Updates, commentary, training and advice on immigration and asylum law

High Court bail for vulnerable detainee


Older content is locked

A great deal of time and effort goes into producing the information on Free Movement, become a member of Free Movement to get unlimited access to all articles, and much, much more


By becoming a member of Free Movement, you not only support the hard-work that goes into maintaining the website, but get access to premium features;

  • Single login for personal use
  • FREE downloads of Free Movement ebooks
  • Access to all Free Movement blog content
  • Access to all our online training materials
  • Access to our busy forums
  • Downloadable CPD certificates

The High Court has ordered the release on bail of a detainee who is subject to deportation action but suffers from serious mental health problems. Full judgments at the interim relief stage are relatively unusual so R (RS) v Secretary of State for the Home Department [2021] EWHC 54 (Admin) is a useful insight into how such decisions are made.

RS had committed several criminal offences culminating in a conviction for possessing Class A drugs with intent to supply, which resulted in a seven and a half year prison sentence and a deportation order. After serving his sentence he was released and mostly complied with bail conditions. In January 2020 he was detained but released in April in light of legal action preventing removal and the findings of a Rule 35 report which corroborated his account of torture and detailed the negative effect of detention on his mental health. RS was re-detained in November 2020 and has commenced a judicial review of his detention. In the meantime, he wanted to be released on bail.

Interestingly, even though the judicial review claim is primarily based on a breach of the Adults at Risk policy, Timothy Corner QC (sitting as a deputy High Court judge) chose to analyse the application for interim relief by focusing on the Hardial Singh principles. The judgment does not explain why, but it may suggest a preference for applying clear rules of law developed by judges and applied in hundreds of cases — which might be thought of as a relatively safe task — rather than construing and interpreting a policy which there are fewer previous court decisions on. Ultimately release was ordered, so it’s not hugely important, but it is odd that the court didn’t analyse the case using the Adults at Risk policy given that it is meant to provide a higher level of protection for vulnerable detainees.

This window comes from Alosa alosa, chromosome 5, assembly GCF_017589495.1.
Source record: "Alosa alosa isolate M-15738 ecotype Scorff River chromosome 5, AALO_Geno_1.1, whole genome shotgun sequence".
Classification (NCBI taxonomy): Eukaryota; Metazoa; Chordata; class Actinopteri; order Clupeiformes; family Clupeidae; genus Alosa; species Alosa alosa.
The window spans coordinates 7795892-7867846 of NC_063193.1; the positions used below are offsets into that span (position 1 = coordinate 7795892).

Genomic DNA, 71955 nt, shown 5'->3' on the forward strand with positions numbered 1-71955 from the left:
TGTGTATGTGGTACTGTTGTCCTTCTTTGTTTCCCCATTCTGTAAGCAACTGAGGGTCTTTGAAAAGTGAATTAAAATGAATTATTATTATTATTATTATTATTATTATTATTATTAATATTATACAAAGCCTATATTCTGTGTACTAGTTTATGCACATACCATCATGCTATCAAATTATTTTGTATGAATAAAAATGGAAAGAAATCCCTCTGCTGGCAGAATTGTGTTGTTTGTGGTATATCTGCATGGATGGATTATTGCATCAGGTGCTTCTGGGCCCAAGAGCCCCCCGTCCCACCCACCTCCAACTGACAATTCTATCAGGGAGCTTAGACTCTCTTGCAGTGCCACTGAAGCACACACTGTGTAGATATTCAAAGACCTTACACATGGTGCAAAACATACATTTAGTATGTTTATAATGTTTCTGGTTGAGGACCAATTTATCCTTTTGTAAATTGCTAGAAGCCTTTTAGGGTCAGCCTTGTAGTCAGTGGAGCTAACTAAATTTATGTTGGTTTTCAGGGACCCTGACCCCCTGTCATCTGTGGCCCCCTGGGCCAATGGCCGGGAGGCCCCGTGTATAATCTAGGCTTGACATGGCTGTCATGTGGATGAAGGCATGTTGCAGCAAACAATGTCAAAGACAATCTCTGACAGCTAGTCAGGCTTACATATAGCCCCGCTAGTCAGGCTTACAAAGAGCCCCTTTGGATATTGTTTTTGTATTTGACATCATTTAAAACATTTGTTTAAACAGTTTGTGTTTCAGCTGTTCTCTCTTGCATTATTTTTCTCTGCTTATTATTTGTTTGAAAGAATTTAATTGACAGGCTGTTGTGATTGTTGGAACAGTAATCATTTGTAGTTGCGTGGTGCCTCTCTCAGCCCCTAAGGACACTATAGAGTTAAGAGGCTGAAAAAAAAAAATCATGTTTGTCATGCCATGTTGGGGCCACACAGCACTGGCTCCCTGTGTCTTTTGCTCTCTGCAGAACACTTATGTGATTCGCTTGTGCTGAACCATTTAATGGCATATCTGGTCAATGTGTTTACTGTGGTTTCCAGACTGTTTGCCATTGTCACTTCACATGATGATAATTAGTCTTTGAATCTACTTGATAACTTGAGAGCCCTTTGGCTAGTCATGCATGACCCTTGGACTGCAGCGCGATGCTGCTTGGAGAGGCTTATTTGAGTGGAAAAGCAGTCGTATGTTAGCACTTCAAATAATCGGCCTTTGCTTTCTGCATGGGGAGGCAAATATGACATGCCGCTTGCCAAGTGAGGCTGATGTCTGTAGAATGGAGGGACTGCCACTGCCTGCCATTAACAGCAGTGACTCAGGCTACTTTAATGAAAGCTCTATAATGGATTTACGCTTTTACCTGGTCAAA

Having said that, the judge’s application of the Hardial Singh principles is helpful. He identifies the factors in favour of detention, but ultimately places greater weight on RS’s previous good record of compliance with bail conditions and the seriously negative effect of detention on his mental health:

I turn finally to the overall balance of convenience, or balance of justice. Plainly, the Claimant was convicted in 2016 of a very serious criminal offence, which led to the imposition of a long custodial sentence. I accept also that the risks of him absconding and/or reoffending and/or causing harm are factors of paramount importance. However, I think his record while on bail, while not spotless, suggests some limit on the extent of those risks. Further, his mental health is very seriously impaired and detention is making it worse. In those circumstances, despite the fact that his period of custody so far has been limited, I think that the lack of a clear timescale for his deportation means that he should be released.

Lawyers representing detainees frequently encounter Home Office estimates of removal dates which are vague and unsupported by evidence, so it is good to see release being ordered for lack of a clear timescale for removal.

Free Movement training course — immigration bail:

Module 1Introduction to immigration bail
Unit 1Immigration detention 
Unit 2Immigration bail 
Unit 3When can immigration bail be granted? 
Unit 4Removal directions 
Unit 5Bail conditions 
Module 2Immigration bail applications
Unit 1Who can grant immigration bail? 
Unit 2Detainees held in prison under immigration powers 
Unit 3Legal aid 
Module 3How to apply for Secretary of State bail
Unit 1Procedure 
Unit 2Bail grounds 
Unit 3Decision 
Module 4How to apply for First-tier Tribunal bail
Unit 1Procedure 
Unit 2Bail hearing 
Unit 3Legal submissons 
Unit 4Supporters and finances 
Unit 5Final points 
Module 5After bail is granted
Unit 1What happens if bail is granted? 
Unit 2Forfeiture hearings 
Unit 3Bail in the Upper Tribunal, High Court and Court of Appeal 
Unit 4Unlawful detention claims 
Module 6Review
Unit 1Podcast interview with Pierre Makhlouf 
Unit 2Conclusion and final quiz 
Relevant articles chosen for you
Picture of Alex Schymyck

Alex Schymyck

Alex is a barrister at Garden Court Chambers